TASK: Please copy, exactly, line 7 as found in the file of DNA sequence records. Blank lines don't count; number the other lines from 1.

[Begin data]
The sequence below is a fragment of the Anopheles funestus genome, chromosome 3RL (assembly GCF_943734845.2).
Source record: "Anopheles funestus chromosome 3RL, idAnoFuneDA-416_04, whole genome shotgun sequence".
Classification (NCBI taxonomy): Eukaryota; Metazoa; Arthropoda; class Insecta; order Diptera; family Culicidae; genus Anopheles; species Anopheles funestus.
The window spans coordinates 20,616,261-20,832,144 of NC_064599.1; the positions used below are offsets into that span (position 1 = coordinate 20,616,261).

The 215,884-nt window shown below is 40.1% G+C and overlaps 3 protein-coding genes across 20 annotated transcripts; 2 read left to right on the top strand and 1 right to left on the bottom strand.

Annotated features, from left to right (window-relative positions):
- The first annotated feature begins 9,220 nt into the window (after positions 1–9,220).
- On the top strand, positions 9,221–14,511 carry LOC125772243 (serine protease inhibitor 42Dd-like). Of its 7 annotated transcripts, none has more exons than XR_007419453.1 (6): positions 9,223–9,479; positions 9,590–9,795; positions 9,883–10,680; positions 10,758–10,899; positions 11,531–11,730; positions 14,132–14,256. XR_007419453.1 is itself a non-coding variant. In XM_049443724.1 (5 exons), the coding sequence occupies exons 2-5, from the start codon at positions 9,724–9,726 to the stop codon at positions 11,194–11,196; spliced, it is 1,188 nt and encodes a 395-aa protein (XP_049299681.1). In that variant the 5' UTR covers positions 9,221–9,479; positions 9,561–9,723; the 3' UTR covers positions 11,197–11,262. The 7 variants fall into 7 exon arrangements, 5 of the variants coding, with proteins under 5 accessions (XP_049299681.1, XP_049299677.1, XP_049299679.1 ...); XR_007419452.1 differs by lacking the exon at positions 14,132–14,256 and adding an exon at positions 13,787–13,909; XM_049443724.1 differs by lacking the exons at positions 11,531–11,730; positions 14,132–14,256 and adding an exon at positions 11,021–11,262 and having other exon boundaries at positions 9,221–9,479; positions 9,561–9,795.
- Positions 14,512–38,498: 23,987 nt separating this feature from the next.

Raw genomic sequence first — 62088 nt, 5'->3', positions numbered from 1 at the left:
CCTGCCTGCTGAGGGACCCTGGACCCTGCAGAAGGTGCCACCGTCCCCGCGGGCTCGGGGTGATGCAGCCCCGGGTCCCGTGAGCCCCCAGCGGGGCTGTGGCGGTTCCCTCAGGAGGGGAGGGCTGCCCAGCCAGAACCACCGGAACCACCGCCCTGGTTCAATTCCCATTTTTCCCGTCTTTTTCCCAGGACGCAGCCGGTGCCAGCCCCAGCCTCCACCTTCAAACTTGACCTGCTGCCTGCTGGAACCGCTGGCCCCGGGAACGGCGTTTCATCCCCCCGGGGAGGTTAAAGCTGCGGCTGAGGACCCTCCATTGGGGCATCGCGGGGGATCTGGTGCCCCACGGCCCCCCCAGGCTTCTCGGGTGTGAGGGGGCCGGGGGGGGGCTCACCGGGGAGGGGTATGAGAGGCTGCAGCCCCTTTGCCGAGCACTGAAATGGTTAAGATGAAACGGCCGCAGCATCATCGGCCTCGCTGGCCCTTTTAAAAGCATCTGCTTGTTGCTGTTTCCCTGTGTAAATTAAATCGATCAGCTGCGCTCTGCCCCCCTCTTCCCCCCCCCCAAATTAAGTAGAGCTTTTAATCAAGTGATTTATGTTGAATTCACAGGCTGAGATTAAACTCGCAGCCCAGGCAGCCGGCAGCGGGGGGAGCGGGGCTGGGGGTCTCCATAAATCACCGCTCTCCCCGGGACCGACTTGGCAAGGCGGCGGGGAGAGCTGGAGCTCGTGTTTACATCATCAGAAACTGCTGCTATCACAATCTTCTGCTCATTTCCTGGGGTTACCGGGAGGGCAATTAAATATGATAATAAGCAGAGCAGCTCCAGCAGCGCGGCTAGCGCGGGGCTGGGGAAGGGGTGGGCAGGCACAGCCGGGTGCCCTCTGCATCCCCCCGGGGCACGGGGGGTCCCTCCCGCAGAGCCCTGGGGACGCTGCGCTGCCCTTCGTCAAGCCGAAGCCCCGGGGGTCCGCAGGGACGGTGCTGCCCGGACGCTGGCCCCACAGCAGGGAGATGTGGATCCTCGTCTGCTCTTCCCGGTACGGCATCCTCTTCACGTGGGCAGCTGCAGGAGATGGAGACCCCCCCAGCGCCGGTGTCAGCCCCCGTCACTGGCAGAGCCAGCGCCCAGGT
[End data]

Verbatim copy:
- The first annotated feature begins 9,220 nt into the window (after positions 1–9,220).